N2 - Background: Transsphenoidal surgery (TSS) is the treatment of choice for Cushing's disease (CD). Postoperative hypercortisolemia mandates further therapy. Objective: The aim of the study was to characterize patients without immediate postoperative remission who have a delayed decrease to normal or low cortisol levels without further therapy. Design and Setting: A retrospective case series was conducted at three tertiary care centers. Patients and Intervention:Wereviewed the records of 620 patients (512 females, 108 males; mean age, 38±13 yr) who underwent transsphenoidal pituitary surgery for CD between 1982 and 2007. Results: Outcomes were classified into the following three groups based upon the postoperative pattern of cortisol testing: group IC (immediate control) included 437 of the 620 patients (70.5%) with hypocortisolism and/or cortisol normalization throughout the postoperative follow-up; group NC (no control) included 148 of 620 patients (23.9%) with persistent hypercortisolism; and group DC (delayed control) included 35 of 620 patients (5.6%)who had early elevated or normal UFC levels and developed a delayed and persistent cortisol decrease after an average of 38±50 postoperative days.The total rate of recurrence was 13% at a median follow-up time of 66 months after TSS; the cumulative rate of recurrence at 4.5 yr was significantly higher in group DC vs. group IC (43 vs. 14%; P = 0.02). Conclusions: Hormonal assessment in the immediate postoperative period after TSS for CD may be misleading because delayed remission can occur in a subset of patients. Expectant management and retesting may spare some patients from unnecessary further treatment. Optimal timing to determine the need for further therapy after TSS remains to be determined.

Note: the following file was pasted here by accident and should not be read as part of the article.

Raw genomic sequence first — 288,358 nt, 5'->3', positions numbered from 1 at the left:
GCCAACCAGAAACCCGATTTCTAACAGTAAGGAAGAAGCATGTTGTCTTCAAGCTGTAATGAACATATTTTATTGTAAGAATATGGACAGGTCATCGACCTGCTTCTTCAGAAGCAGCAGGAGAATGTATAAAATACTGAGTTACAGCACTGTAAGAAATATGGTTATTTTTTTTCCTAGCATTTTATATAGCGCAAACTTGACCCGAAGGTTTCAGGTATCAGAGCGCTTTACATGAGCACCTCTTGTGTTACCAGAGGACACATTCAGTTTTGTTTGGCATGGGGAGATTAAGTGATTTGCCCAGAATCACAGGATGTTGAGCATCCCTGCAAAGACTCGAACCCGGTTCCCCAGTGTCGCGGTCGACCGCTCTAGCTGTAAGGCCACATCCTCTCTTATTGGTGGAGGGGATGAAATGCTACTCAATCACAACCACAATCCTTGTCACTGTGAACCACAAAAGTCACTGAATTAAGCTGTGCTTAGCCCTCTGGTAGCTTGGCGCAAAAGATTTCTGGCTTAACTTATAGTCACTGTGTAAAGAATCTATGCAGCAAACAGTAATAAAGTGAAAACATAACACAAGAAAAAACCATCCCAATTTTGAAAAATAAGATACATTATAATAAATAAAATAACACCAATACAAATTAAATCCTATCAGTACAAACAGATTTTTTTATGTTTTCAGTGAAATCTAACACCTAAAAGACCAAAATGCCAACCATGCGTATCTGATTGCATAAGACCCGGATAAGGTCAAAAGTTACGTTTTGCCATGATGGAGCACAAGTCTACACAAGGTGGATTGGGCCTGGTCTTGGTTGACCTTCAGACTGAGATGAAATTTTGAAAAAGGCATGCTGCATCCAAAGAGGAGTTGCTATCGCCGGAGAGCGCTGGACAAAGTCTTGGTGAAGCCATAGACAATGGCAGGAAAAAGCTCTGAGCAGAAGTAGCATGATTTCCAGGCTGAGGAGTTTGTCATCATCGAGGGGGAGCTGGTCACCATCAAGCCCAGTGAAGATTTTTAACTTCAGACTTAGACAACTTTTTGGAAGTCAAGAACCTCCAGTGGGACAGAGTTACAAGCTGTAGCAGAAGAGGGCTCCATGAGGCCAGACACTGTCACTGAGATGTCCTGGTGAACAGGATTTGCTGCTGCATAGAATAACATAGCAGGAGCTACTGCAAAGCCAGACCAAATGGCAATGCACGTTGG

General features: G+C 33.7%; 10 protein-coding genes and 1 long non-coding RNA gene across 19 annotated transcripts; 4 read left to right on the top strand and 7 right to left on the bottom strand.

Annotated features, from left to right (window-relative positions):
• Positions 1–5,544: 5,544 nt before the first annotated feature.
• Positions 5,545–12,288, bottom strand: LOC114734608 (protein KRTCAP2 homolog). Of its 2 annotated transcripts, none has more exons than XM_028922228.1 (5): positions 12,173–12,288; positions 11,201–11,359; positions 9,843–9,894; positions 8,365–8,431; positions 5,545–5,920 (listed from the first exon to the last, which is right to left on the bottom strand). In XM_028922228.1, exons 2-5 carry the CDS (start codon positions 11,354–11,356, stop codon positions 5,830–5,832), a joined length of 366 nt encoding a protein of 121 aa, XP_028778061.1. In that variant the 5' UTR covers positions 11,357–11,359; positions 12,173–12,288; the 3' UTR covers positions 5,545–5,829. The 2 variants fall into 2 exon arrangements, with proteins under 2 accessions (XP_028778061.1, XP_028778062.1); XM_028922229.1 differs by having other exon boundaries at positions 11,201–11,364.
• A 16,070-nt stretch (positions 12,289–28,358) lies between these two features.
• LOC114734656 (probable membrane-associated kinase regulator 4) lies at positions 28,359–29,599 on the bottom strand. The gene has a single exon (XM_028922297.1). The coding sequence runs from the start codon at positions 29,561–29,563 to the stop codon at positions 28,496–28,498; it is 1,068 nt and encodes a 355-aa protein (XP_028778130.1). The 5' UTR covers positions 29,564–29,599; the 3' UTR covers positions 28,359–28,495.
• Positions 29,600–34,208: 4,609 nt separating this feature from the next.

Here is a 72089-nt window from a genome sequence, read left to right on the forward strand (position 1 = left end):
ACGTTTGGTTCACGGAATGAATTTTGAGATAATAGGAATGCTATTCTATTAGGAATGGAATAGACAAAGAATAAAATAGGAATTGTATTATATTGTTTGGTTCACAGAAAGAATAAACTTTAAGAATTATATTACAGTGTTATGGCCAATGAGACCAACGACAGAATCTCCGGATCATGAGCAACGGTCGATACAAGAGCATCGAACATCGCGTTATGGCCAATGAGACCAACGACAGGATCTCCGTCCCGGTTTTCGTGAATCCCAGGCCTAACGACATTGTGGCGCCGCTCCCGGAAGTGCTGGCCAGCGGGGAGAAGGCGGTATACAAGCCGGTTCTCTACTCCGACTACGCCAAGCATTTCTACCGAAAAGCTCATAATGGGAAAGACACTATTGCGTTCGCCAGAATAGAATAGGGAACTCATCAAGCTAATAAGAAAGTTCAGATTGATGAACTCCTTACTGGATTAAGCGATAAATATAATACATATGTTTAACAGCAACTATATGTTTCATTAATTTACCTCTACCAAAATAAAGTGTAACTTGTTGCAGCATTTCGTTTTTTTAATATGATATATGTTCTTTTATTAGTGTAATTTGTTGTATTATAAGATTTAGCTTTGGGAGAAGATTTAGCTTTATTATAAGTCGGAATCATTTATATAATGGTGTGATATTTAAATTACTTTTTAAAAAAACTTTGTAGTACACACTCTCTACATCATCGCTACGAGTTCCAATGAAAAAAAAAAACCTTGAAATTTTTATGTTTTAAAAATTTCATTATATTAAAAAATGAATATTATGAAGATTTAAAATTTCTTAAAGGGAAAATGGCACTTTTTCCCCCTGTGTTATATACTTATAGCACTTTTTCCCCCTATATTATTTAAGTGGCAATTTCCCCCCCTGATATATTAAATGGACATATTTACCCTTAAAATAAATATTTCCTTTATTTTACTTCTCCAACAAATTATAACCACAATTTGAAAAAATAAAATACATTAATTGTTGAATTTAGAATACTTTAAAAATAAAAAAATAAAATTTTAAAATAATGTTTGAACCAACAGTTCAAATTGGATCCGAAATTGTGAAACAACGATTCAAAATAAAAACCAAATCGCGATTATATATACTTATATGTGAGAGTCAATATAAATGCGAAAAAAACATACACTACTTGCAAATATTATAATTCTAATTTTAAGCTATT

AB - Background: Transsphenoidal surgery (TSS) is the treatment of choice for Cushing's disease (CD). Postoperative hypercortisolemia mandates further therapy. Objective: The aim of the study was to characterize patients without immediate postoperative remission who have a delayed decrease to normal or low cortisol levels without further therapy. Design and Setting: A retrospective case series was conducted at three tertiary care centers. Patients and Intervention:Wereviewed the records of 620 patients (512 females, 108 males; mean age, 38±13 yr) who underwent transsphenoidal pituitary surgery for CD between 1982 and 2007. Results: Outcomes were classified into the following three groups based upon the postoperative pattern of cortisol testing: group IC (immediate control) included 437 of the 620 patients (70.5%) with hypocortisolism and/or cortisol normalization throughout the postoperative follow-up; group NC (no control) included 148 of 620 patients (23.9%) with persistent hypercortisolism; and group DC (delayed control) included 35 of 620 patients (5.6%)who had early elevated or normal UFC levels and developed a delayed and persistent cortisol decrease after an average of 38±50 postoperative days.The total rate of recurrence was 13% at a median follow-up time of 66 months after TSS; the cumulative rate of recurrence at 4.5 yr was significantly higher in group DC vs. group IC (43 vs. 14%; P = 0.02). Conclusions: Hormonal assessment in the immediate postoperative period after TSS for CD may be misleading because delayed remission can occur in a subset of patients. Expectant management and retesting may spare some patients from unnecessary further treatment. Optimal timing to determine the need for further therapy after TSS remains to be determined.

UR - http://www.scopus.com/inward/record.url?scp=76149118065&partnerID=8YFLogxK

UR - http://www.scopus.com/inward/citedby.url?scp=76149118065&partnerID=8YFLogxK

U2 - 10.1210/jc.2009-1672

DO - 10.1210/jc.2009-1672

M3 - Article

C2 - 20080848

AN - SCOPUS:76149118065

VL - 95

SP - 601

EP - 610

JO - Journal of Clinical Endocrinology and Metabolism

JF - Journal of Clinical Endocrinology and Metabolism

SN - 0021-972X

IS - 2

ER -